Politics

Police to gain powers to dictate protest times, as Lords expected to concede on policing bill

The government has been accused of seeking 'Russian-style sanctions on protest and liberty'.

kill the bill

Protesters outside the House of Lords for a Kill the Bill protest in March 2022.

Police are set to be given the power to impose start and end times on protests they believe could cause serious disruption, The Big Issue has learned, with the House of Lords due to make a concession on the government’s policing bill tomorrow.

Peers had been resisting the government’s plans to give police the power to ban disruptive assemblies, but after MPs put the measures back in for a second time this week, Labour withdrew its support for a move to scrap the powers.

Instead, Lib Dem peer Lord Brian Paddick is planning to put forward a move to give police the power to impose start and end times on assemblies, with Labour’s support for the compromise.

Paddick, a former police officer, told The Big Issue: “Labour told us they weren’t prepared to support simply maintaining our current position, so there had to be a shift.

“The new amendment would allow the police, if they felt that the meeting was going to be disruptive to local people, to set the start and end time for the meeting. 

He added: “They can already specify where the meeting takes place. It’s a minor change but necessary in order to ensure that it goes back to the commons.”

Labour will continue fighting the government on its plans to allow police to ban disruptive processions, The Big Issue understands, in the hope of extracting concessions from the government.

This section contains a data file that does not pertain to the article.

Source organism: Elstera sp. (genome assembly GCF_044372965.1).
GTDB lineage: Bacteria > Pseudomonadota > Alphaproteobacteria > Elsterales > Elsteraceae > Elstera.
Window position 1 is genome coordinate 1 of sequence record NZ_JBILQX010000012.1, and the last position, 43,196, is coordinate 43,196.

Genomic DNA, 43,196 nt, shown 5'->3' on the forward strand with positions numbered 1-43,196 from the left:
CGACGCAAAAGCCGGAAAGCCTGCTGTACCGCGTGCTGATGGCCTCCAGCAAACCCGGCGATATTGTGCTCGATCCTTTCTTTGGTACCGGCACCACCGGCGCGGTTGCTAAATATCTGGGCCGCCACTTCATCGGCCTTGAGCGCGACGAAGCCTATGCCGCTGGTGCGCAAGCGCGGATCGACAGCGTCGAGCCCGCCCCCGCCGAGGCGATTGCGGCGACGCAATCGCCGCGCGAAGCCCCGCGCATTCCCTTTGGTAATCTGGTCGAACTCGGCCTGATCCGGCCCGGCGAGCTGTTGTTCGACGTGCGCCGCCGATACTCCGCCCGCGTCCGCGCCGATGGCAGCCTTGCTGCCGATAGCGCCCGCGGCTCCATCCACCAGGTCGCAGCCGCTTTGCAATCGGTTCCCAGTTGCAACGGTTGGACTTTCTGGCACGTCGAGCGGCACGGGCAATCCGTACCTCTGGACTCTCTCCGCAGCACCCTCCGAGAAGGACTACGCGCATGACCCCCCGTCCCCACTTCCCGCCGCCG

That push is separate to Paddick’s Lib Dem-led fight, which concerns assemblies and meetings.

Discussions were still underway on Wednesday, as peers hoped to ensure police would not be able to unreasonably change the day a protest was held.

The Police, Crime, Sentencing, and Courts bill has caused controversy and concern, with its plans to grant police the power to ban and impose conditions on protests for causing “serious disruption” or making too much noise.

The bill sparked widespread “Kill the Bill” protests across the country, with activists coming out in their thousands to defend the right to protest.

The government’s first attempt to introduce the measures was defeated in the Lords in January, during a session where 14 defeats were inflicted by opposition peers.

However, MPs have twice voted to put the powers back in the bill – with the bill going between the two houses in a process known as “ping pong”.

The votes of Labour’s peers have so far been crucial in imposing defeats on the government in the Lords.

But with time running out for the bill to pass, peers must decide whether to dig in with resistance or to offer concessions.

Green Party peer Baroness Jenny Jones said the number of contentious bills passing through the Lords was a cause for concern, and could mean anti-protest measures do not get proper scrutiny.

She told The Big Issue: “It’s been very hard to concentrate on the supposedly smaller bills, so the government’s getting away with Russian-style sanctions on protest and liberty.”

Peers will vote tomorrow on whether to continue trying to scrap the bill’s anti-protest measures.

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